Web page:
Archive for the ‘Running Back’ Category

As I alluded to in my analysis of Giovani Bernard, this is not a very strong year for running backs. There isn’t a Trent Richardson or Adrian Peterson that is going to be taken in the top 10. There will be some good players taken in the latter rounds, but there are going to be backs taken higher than they probably should. If there is one exception to this, it is Alabama running back Eddie Lacy; he isn’t the next AD or Barry Sanders or Emmitt Smith, but Lacy is a consistent, hard-running back who will make plays in the NFL.

While I was watching Lacy’s film I soon came to realize something that is really impressive about the Alabama product, he almost never takes a negative play. I can only recall a handful of plays off the top of my head where Lacy was taken down in the backfield, and when you consider the types of defenses he went up against in the SEC, that becomes even more impressive. Coaches always tell their running backs to “keep their legs moving” when they are being gang-tackled, and I’m not sure if anyone does that more consistently than Eddie Lacy does. The man simply does not go down without a fight.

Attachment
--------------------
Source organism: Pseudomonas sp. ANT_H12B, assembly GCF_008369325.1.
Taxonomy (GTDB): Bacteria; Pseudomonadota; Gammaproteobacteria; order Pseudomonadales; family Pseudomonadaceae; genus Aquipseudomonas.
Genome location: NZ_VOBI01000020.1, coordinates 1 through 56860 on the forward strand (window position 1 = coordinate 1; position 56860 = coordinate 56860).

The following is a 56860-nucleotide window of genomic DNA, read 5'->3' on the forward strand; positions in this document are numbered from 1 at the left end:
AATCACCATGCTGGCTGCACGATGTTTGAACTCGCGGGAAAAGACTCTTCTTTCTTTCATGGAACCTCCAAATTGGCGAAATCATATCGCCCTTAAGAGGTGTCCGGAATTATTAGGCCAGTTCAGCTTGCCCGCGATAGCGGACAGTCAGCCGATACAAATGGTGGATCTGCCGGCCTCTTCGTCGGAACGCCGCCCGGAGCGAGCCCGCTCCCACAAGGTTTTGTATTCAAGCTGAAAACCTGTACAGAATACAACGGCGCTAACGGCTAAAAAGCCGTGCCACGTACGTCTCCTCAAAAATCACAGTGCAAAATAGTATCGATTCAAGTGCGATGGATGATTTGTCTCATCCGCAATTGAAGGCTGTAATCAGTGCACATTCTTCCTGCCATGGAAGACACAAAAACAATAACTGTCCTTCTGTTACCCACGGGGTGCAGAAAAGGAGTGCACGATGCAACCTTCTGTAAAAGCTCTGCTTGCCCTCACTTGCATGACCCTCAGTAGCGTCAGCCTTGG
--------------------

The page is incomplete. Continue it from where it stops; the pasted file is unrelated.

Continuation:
When you look at Lacy you notice that he has some good size for a running back, in fact when you really look at him you become surprised at his speed and quickness in relation to his size. In the open field, Lacy has some unbelievably deceptive speed and quickness. I’m sure he was able to make more than a few defenders miss him simply because they were not expecting Lacy to be able to do the things that Lacy does. Unfortunately for Lacy he will not be able to participate in drills this weekend at the Combine due to a hamstring injury, so he’ll just have to hope he is healthy for his pro day in March to show off that speed and agility.